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Author Topic: Frame sizes per print size???  (Read 1602 times)
Box Brownie
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« on: February 13, 2013, 04:20:49 AM »
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Hi all

Sorry if this is the wrong section but could not find a sub fora more logical  Smiley

I have found a gallery who having shown them an online selection of my varied subjects/work would like me to exhibit in 2014 so all being well lots of time to get this right?  It is a non moderated gallery i.e. if they like the subjects and "you" after an informal meeting following filing their application form you go in on the agreed month and hang them with the help of one of the assistants. NB the hanging period is 1 month and the footfall is good IMO as this is a hospital thoroughfare.

Now the total availble space is 33'6" long by 4'6" high with lowest point not to go below of 3' above the floor level.  I have seen they either let the space as a whole or split it into two approx equal lengths.  The hanging rails are continuous along the whole length and they are spaced 17" apart, there being 3 rails.

Now at this stage I am thinking of displaying a mixture of sizes depending on crop or not with the max likely being 10x15, with the smaller ones being 8x10 and 8x12 so based on these and indeed any size down to the smallest of the small i.e. 6x4 what size should the frames be in relation to the print & mount size.  Ultimately for this first time I will be buying stock sizes of frames.

Many thanks for the insight and guidance Smiley
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PeterAit
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« Reply #1 on: February 13, 2013, 11:11:45 AM »
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First of all, I would not display prints as small as 6 x 4. They may look cute when held in the hand, but when on a wall with people passing by they will just be ignored, for the most part.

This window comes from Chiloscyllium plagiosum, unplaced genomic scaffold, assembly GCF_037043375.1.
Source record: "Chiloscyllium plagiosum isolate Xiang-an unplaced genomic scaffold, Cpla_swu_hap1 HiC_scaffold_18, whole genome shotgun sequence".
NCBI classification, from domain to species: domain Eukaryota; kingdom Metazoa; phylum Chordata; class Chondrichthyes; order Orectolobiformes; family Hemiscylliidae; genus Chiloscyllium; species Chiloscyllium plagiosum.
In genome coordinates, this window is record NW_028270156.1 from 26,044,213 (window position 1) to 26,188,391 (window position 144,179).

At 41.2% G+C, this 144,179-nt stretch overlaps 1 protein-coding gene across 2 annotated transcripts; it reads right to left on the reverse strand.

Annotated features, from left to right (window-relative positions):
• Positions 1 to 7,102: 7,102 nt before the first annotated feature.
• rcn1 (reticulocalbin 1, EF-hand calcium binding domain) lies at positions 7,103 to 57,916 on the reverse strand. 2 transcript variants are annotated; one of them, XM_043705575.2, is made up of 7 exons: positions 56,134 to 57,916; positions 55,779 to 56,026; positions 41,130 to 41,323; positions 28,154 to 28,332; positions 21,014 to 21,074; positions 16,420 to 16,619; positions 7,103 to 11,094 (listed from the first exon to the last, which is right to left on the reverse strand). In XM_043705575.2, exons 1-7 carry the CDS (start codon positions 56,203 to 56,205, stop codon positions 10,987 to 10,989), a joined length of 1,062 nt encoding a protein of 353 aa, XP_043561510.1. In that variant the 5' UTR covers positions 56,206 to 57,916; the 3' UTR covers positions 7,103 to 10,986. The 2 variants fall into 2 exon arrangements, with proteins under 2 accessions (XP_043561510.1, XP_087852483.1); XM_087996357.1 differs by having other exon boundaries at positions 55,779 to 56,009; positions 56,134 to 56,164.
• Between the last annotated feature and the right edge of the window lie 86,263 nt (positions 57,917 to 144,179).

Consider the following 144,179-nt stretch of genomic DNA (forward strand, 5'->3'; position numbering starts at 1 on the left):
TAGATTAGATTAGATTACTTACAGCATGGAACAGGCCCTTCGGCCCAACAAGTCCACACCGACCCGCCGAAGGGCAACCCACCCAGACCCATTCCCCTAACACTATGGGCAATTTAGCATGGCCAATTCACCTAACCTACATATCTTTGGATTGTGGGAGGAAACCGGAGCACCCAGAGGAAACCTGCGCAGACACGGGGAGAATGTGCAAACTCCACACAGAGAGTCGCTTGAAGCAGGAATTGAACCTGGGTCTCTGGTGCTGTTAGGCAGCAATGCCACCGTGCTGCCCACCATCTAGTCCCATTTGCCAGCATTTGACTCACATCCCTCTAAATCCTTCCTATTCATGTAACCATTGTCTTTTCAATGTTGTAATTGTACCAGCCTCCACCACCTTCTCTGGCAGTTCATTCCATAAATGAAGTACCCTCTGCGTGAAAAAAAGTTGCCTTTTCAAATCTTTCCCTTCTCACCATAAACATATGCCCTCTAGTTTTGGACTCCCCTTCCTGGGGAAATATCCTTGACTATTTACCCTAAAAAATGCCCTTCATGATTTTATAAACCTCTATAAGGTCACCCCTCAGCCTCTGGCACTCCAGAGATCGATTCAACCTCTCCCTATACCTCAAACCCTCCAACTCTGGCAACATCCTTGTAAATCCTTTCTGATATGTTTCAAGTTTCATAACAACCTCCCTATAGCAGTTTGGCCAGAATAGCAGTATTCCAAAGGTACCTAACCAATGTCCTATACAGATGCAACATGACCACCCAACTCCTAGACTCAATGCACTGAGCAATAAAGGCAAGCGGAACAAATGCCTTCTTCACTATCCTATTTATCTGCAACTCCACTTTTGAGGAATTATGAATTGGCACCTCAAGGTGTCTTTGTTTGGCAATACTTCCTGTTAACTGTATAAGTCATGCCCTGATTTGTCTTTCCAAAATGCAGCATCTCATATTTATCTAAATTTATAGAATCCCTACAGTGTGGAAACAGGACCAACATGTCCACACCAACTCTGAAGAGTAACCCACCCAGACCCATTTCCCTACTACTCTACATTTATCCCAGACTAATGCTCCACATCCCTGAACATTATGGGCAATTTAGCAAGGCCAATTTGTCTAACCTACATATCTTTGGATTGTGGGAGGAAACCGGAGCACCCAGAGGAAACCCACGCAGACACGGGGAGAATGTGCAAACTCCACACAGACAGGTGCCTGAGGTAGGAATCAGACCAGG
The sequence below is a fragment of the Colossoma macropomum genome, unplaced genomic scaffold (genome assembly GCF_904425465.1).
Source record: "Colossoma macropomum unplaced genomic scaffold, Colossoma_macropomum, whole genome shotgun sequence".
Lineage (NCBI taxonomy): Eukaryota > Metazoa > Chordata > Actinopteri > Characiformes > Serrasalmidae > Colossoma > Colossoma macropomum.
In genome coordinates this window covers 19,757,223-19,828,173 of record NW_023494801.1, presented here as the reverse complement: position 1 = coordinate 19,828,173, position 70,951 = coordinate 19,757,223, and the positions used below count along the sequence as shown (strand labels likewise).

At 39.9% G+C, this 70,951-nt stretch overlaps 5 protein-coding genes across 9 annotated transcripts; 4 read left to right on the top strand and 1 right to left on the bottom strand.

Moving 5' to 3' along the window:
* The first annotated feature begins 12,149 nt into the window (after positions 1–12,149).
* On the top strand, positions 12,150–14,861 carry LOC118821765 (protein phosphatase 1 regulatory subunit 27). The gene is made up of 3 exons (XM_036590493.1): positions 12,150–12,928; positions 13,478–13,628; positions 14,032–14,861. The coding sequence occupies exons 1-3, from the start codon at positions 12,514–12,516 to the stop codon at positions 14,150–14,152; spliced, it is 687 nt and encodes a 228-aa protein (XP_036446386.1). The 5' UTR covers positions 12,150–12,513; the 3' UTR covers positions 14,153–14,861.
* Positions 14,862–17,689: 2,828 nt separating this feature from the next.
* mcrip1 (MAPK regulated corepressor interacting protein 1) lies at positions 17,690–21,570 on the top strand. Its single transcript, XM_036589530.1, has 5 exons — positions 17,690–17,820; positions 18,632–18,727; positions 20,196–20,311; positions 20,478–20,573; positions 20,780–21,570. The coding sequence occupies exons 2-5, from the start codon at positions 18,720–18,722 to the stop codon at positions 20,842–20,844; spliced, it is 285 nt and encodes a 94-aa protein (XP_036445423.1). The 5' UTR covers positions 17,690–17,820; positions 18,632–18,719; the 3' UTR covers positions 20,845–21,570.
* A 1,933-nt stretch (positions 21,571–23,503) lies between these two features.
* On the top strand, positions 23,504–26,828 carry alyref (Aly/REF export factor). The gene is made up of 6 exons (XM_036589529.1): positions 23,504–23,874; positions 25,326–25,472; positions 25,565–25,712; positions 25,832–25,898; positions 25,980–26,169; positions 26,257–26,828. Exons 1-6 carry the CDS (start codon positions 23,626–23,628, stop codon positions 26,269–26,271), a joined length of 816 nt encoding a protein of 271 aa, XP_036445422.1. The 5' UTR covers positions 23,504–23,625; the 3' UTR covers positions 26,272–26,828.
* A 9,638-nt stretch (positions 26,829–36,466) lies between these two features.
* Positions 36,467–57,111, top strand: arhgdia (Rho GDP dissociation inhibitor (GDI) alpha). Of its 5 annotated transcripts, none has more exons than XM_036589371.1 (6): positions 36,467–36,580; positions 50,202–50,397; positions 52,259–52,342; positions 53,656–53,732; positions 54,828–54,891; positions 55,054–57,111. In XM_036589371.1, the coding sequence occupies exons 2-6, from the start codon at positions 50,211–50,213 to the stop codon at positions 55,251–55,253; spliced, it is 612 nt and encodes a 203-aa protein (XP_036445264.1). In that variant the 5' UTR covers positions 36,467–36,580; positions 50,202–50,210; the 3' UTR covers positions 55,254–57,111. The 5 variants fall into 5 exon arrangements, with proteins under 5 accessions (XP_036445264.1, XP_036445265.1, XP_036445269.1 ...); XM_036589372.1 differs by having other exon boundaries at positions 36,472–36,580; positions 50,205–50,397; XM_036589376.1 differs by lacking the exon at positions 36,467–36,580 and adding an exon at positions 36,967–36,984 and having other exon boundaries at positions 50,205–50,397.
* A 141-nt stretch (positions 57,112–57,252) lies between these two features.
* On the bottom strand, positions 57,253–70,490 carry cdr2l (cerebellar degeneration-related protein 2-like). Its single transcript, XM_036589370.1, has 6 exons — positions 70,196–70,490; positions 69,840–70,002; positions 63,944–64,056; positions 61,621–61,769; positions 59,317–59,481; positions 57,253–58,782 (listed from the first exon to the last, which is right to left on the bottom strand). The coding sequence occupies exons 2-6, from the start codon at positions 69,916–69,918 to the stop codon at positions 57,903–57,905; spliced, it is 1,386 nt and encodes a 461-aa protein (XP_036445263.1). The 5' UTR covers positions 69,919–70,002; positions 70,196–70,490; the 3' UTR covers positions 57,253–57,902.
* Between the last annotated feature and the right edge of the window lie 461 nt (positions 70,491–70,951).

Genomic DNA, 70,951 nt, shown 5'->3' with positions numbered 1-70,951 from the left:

For the larger sizes you mention, I would want about 2" of mat border around the print.
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Peter
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bill t.
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« Reply #2 on: February 13, 2013, 12:06:47 PM »
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The minimum sizing you should consider is a 13 x 19 print in a 22 x 28 frame.  That gives a pretty wide, dramatic matte that is an even size all around the print.  As Peter mentioned the smaller stuff just gets lost.  While venues like hospital walls can be very lucrative, people will be there for other reasons than buying art and your pieces must shout pretty loud to be noticed, especially if they are in a passage rather than a waiting room with a captive audience.  And as a general rule art always looks smaller at the installation than in your house, usually a lot smaller.  If I were going into that space, I would show three 8 foot wide panoramas on canvas with 4" moulding and no mattes or liners.

The 13x19/22x28 combo gives a consistent matte width all the way around the image.  Among the basic "rules" is that the matte should never be thinner than the moulding (if that's what you want use a liner instead).  For a really boring but politically correct frame, use the inevitable 1" to 1.5" black, featureless moulding.  That way painters won't get mad at you.

There are always things you can't control at such installations.  #1 is lighting.  Give some thought to what sections of your space have decent light on the wall, and which don't.  Select and print your images accordingly.

Sounds like you may have so-called French hangers.  You can usually slide those left and right to get optimal spacing for various sizes.  A general problem with hanging frames from such rods is that they tend to hang tilted forward at the top because they are not snug up against the wall and there is nothing to keep the bottom of the frame from swinging backwards.  Dangle a frame in the air with a finger over the wire, you'll see what I mean.  I have made spacers out of cardboard folded in a v shape or thick packing foam with holes punched so they can slide up the part of rod adding some support to the bottom of the frame.  Buy some dowel or other rod simulator from Home Depot and experiment before the installation.  Good luck!
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Edward Mendes
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« Reply #3 on: February 25, 2013, 11:51:42 PM »
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Traditionally standard framed sizes for matted prints would be as followed

8x10 print matted to 11x14 or sometimes 16x20